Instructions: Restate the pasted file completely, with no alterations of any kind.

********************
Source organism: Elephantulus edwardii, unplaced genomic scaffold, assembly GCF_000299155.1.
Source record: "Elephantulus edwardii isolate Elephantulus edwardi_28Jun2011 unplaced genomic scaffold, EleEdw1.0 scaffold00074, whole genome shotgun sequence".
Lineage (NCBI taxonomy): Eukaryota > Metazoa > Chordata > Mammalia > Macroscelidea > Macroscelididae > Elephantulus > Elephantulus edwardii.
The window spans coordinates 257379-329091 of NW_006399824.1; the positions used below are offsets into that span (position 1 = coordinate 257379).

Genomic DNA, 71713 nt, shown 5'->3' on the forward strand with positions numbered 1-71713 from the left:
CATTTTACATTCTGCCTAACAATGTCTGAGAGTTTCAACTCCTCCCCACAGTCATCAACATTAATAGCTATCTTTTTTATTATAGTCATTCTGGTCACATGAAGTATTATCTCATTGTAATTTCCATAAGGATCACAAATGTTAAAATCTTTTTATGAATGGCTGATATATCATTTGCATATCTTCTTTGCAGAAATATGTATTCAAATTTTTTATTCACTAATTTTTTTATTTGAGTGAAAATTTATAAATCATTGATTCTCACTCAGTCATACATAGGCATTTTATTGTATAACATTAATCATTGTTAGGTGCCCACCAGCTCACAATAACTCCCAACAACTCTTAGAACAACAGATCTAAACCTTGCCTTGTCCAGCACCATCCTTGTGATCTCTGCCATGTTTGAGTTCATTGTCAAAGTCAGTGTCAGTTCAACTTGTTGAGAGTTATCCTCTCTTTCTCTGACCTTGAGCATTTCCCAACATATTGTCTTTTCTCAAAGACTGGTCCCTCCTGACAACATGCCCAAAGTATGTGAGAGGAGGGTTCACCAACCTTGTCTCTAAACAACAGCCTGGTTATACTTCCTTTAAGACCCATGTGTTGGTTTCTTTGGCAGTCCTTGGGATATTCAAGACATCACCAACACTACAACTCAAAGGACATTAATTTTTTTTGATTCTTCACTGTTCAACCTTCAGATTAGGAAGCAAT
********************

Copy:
Source organism: Elephantulus edwardii, unplaced genomic scaffold, assembly GCF_000299155.1.
Source record: "Elephantulus edwardii isolate Elephantulus edwardi_28Jun2011 unplaced genomic scaffold, EleEdw1.0 scaffold00074, whole genome shotgun sequence".
Lineage (NCBI taxonomy): Eukaryota > Metazoa > Chordata > Mammalia > Macroscelidea > Macroscelididae > Elephantulus > Elephantulus edwardii.
The window spans coordinates 257379-329091 of NW_006399824.1; the positions used below are offsets into that span (position 1 = coordinate 257379).

Genomic DNA, 71713 nt, shown 5'->3' on the forward strand with positions numbered 1-71713 from the left:
CATTTTACATTCTGCCTAACAATGTCTGAGAGTTTCAACTCCTCCCCACAGTCATCAACATTAATAGCTATCTTTTTTATTATAGTCATTCTGGTCACATGAAGTATTATCTCATTGTAATTTCCATAAGGATCACAAATGTTAAAATCTTTTTATGAATGGCTGATATATCATTTGCATATCTTCTTTGCAGAAATATGTATTCAAATTTTTTATTCACTAATTTTTTTATTTGAGTGAAAATTTATAAATCATTGATTCTCACTCAGTCATACATAGGCATTTTATTGTATAACATTAATCATTGTTAGGTGCCCACCAGCTCACAATAACTCCCAACAACTCTTAGAACAACAGATCTAAACCTTGCCTTGTCCAGCACCATCCTTGTGATCTCTGCCATGTTTGAGTTCATTGTCAAAGTCAGTGTCAGTTCAACTTGTTGAGAGTTATCCTCTCTTTCTCTGACCTTGAGCATTTCCCAACATATTGTCTTTTCTCAAAGACTGGTCCCTCCTGACAACATGCCCAAAGTATGTGAGAGGAGGGTTCACCAACCTTGTCTCTAAACAACAGCCTGGTTATACTTCCTTTAAGACCCATGTGTTGGTTTCTTTGGCAGTCCTTGGGATATTCAAGACATCACCAACACTACAACTCAAAGGACATTAATTTTTTTTGATTCTTCACTGTTCAACCTTCAGATTAGGAAGCAAT